At about the age of 16 I was struck by the urge to write. The occasion was an assignment in my third-year English class at long-gone DePaul Academy, to write a story, any story. So I wrote a story about a young, promising boxer and his rapid rise through the ranks of his sport. I don’t think my fingers ever moved so fast on a keyboard. My instructor, a jaded fellow who sold loud men’s clothing on the side, was unimpressed, pointing out that by killing off my protagonist on page 6 of a 10-page story, I had transgressed against the Aristotelian unities, whatever they were.
But I was hooked, and from that point on, I wanted to write fiction. I kept the idea of being a writer in the back of my mind through college – DePaul University – and graduate school at Michigan State. As soon as I finished with my MA, I started sending out stories.
I will spare the reader the gory details of my attempts to get published. Suffice it to say that I wrote hundreds of pages of stories, hundreds, and there always seemed to be more coming out, like sneezes in an allergy fit. For a short time I grew disenchanted with the glacial pace of it all and concentrated on poetry. But despite getting a handful of these early poems published, I realized I was no poet. Meanwhile, the stories were still in there.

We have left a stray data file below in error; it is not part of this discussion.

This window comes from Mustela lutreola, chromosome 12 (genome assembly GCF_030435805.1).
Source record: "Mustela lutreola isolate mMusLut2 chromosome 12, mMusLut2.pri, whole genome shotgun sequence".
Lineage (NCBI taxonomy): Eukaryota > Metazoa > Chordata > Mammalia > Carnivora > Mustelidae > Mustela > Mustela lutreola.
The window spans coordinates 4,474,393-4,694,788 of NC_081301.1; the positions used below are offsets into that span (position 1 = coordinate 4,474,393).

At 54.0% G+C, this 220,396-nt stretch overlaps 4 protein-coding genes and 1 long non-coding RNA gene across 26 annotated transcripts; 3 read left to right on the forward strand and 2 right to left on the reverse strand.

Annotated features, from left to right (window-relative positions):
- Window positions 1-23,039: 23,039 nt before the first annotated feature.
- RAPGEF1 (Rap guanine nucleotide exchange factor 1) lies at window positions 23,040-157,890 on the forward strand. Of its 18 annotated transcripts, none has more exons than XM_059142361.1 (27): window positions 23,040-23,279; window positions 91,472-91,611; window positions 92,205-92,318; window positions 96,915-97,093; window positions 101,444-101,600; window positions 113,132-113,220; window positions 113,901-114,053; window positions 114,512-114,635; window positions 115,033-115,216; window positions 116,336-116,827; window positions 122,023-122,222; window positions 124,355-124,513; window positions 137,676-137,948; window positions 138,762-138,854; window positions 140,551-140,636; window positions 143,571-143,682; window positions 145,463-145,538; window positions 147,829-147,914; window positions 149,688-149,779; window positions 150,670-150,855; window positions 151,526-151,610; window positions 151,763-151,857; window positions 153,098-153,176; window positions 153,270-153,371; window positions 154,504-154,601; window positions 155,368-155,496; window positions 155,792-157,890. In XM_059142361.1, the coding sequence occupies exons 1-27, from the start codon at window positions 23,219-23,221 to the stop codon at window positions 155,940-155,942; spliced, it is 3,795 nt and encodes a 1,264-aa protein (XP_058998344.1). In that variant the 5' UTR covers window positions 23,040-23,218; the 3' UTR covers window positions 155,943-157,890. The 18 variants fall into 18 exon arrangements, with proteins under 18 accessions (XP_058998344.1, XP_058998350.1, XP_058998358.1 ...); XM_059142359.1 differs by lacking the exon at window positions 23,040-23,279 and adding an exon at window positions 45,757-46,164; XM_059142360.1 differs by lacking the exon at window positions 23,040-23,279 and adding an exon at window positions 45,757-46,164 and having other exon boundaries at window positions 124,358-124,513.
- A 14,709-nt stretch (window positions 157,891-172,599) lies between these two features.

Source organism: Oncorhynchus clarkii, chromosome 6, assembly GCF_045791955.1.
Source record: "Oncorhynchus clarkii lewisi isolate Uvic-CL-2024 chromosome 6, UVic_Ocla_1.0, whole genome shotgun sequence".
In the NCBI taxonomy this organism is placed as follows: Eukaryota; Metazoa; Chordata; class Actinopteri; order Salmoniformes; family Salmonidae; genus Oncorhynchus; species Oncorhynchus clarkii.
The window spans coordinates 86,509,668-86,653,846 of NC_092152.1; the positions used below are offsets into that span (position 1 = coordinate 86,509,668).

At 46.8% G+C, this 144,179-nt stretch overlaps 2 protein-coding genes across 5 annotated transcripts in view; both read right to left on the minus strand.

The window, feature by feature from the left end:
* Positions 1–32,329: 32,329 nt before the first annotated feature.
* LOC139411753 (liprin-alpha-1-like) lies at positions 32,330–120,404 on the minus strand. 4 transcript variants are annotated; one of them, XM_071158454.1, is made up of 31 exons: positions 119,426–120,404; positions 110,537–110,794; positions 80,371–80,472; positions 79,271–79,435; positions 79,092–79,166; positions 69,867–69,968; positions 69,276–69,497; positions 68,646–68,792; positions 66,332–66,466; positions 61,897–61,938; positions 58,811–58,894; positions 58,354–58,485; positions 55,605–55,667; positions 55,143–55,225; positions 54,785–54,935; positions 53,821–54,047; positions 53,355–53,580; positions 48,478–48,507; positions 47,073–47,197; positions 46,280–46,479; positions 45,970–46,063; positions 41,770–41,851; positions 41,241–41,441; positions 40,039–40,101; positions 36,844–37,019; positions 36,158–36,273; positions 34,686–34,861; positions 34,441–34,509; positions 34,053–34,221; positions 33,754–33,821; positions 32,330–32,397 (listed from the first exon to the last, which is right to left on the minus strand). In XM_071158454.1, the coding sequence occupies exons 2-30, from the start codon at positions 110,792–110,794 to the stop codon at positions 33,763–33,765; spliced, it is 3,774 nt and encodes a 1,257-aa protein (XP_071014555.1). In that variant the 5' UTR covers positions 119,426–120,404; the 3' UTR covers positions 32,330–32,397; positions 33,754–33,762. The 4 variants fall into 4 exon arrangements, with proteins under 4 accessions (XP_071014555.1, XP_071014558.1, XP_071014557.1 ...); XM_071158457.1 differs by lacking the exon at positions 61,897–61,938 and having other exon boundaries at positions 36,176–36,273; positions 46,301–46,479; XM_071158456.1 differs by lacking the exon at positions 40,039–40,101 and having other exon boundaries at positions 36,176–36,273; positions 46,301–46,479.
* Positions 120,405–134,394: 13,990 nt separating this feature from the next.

I once heard the great jazzman Miles Davis interviewed, and at one point, when asked about his writing process, Davis said, “there’s always music going through my head. I can hear it right now while I’m talking to you.”
And I nearly jumped out of my seat, yelling out to Miles on the TV screen, “Yeah, Miles, me, too, except it’s stories. There’s always a story moving around in my head.”
Eventually I went back to fiction, got a few stories published in small literary magazines, and began the long, bloody process of trying to sell a novel.
I’ve now published nine books, with number ten, Murder in the Summer of Love, due out in the very near future. I have two books in progress now, one a mystery and one a mainstream novel.
So that is my story. I live in Chicago with my wife Katherine, and my three grown
children are never far away.
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